By the end of 2021, a quarter of UK households will rent privately. That’s approximately 5.8 million households renting, due to the combination of soaring house prices and salaries remaining relatively static.
Anyone who has been a serial renter will know that the state of privately rented housing can vary hugely. Some landlords take pride in their work, furnishing and finishing their properties to a high standard; whereas others complete the job as quickly and cheaply as possible.
For the latter category, neglecting standards can cause all sorts of issues within the property. One of the most common is mould.
How does it happen?
In order to get mould on the walls of the property, there must first be some form of damp present. Sometimes it is easy to spot the cause, other times it is not. There are three different types of damp:
- Penetrating damp
- Rising damp
If you’ve got mould, chances are that condensation is the culprit. Condensation happens when moist air reaches a cold surface, usually a wall or window frame. Condensation can be a serious problem when a property is not adequately ventilated, insulated or heated.
Penetrating damp occurs when there is a problem with the plumbing within the walls or roof of the rented property. It can also be caused by leaks from the toilet, sink or bath.
Rising damp is usually only found on ground floor or basement levels. This is because rising damp is created by moisture underneath the property, which soaks into the base of the building and rises through the walls and floors.
What health problems can mould cause?
Mould can produce three things that cause problems:
- Allergens (causing allergic reactions)
- Irritants (usually to the skin)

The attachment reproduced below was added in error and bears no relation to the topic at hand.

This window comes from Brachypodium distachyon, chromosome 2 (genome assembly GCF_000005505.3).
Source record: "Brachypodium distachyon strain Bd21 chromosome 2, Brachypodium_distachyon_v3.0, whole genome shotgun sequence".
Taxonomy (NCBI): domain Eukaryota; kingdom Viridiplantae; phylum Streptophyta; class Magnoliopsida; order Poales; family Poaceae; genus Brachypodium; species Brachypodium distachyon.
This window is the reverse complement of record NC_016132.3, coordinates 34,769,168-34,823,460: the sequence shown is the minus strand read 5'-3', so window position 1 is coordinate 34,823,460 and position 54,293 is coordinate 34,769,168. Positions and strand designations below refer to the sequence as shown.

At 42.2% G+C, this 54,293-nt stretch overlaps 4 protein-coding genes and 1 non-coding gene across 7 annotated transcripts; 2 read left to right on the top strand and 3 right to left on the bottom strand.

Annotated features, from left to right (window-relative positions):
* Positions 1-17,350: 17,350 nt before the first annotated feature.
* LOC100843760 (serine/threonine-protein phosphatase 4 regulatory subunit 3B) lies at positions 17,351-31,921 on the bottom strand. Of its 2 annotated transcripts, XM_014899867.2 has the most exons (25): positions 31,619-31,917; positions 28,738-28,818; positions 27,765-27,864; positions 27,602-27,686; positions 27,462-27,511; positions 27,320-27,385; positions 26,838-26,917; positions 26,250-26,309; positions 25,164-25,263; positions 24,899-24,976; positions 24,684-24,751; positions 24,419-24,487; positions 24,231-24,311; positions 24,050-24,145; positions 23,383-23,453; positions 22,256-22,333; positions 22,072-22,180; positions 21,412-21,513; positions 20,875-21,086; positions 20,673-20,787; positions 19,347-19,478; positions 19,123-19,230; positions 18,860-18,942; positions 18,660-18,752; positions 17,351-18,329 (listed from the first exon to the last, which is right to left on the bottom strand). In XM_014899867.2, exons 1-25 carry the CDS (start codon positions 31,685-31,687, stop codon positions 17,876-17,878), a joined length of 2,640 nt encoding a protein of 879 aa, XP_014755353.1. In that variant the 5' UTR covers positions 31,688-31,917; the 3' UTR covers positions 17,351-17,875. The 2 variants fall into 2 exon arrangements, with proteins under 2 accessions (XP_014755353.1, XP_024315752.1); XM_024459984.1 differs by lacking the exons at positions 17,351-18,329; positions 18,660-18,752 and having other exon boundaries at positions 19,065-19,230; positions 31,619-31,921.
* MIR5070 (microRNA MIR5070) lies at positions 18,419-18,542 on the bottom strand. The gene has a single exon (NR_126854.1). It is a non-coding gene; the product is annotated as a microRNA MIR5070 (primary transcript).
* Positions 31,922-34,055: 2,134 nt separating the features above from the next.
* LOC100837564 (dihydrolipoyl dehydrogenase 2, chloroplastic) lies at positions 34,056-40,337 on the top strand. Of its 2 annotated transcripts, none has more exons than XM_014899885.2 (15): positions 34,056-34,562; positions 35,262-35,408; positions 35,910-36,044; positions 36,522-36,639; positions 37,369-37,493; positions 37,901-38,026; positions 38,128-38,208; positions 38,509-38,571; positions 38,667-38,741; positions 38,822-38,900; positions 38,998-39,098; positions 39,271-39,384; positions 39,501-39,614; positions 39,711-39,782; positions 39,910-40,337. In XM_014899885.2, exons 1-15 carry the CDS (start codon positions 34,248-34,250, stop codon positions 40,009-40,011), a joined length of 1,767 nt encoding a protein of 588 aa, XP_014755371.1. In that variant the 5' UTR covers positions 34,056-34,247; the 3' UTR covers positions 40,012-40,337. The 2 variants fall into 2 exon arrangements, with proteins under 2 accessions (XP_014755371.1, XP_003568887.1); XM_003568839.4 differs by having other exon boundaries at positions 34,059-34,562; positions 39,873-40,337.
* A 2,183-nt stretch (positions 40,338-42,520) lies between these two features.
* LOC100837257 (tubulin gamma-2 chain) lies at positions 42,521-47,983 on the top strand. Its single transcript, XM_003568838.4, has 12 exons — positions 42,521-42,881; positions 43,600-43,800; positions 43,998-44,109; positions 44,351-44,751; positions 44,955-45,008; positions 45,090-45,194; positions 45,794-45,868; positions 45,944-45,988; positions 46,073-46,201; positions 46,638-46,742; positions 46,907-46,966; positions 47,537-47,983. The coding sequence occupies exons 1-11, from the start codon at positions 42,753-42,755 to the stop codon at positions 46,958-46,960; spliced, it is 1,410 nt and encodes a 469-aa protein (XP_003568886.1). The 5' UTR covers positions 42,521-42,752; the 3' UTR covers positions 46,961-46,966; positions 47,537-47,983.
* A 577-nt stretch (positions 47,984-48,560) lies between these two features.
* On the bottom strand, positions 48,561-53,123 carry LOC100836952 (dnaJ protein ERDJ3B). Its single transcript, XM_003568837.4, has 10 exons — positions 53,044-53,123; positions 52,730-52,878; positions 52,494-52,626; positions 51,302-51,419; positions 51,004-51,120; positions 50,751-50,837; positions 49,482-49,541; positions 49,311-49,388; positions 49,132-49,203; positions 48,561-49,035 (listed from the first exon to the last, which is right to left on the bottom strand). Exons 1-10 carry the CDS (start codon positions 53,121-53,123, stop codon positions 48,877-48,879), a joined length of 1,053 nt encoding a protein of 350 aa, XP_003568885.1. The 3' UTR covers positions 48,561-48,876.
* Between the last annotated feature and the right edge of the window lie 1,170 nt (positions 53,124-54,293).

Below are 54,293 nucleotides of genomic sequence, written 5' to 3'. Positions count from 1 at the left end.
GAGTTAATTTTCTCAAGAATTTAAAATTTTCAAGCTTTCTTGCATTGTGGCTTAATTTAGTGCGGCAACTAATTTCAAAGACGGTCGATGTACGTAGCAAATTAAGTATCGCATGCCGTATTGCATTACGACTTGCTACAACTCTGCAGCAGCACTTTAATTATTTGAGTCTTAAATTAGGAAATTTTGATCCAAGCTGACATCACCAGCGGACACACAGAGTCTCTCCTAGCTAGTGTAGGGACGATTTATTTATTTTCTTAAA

- Toxic substances (can be inhaled or ingested)
As with other health issues, severity can be dependent on who is involved. The very young and very old are both more vulnerable groups, as are people with pre-existing respiratory problems or weakened immune systems. These groups should avoid mould as much as possible, in particular, what is known as ‘black mould’ the spores of which can cause serious harm to the lungs over time.
What does my landlord have to do?
Landlords are advised to abide by something called the ‘HHSRS’ (Housing Health and Safety Rating System). This asks that they ensure any problems with mould do not affect the physical or mental health of their tenants.
To do this, they must look after:
- The exterior of the property, including structure and roof
- Interior of the property, including water, gas and electricity, personal hygiene facilities, sanitation and drainage, food safety, ventilation and heating of both water and internal space.
The landlord should assess the property for potential hazards and minimise potential risks. They must undertake what is called ‘preventative measures’. This means they must ensure the property has adequate:
- Damp-proof courses
- Rain protection
- Frost protection
- Properly installed baths, sinks, showers and toilets
- Ventilation of roof and floor, and general usage
- Extraction for laundry, cooking and bathing
In fact, new legislation is in place to ensure that all landlords make their properties ‘fit to live in’. Although this hasn’t yet been implemented across the board, it will be a compulsory measure by March 2020.
What measures can I take?
There are steps you can take to reduce mould caused by condensation.
- Cooking – when cooking, make sure that you use pan lids, and switch the extractor fan on if you have one. If not, try to open a window.
- Laundry – dry your clothes outside wherever possible, but if you use radiators indoors, make sure all your windows are open for ventilation
- Doors and walls – Keep doors shut when showering or bathing. Also, make sure there is a gap between furniture and walls around the property.
It isn’t always as simple as a request to your landlord being fulfilled. In fact, these situations can often become contentious. Consult a lawyer if you need more advice on your rights when it comes to damp and mould in your rented property
Website content note: This is not legal advice; it is intended to provide information of legal interest about current legal issues.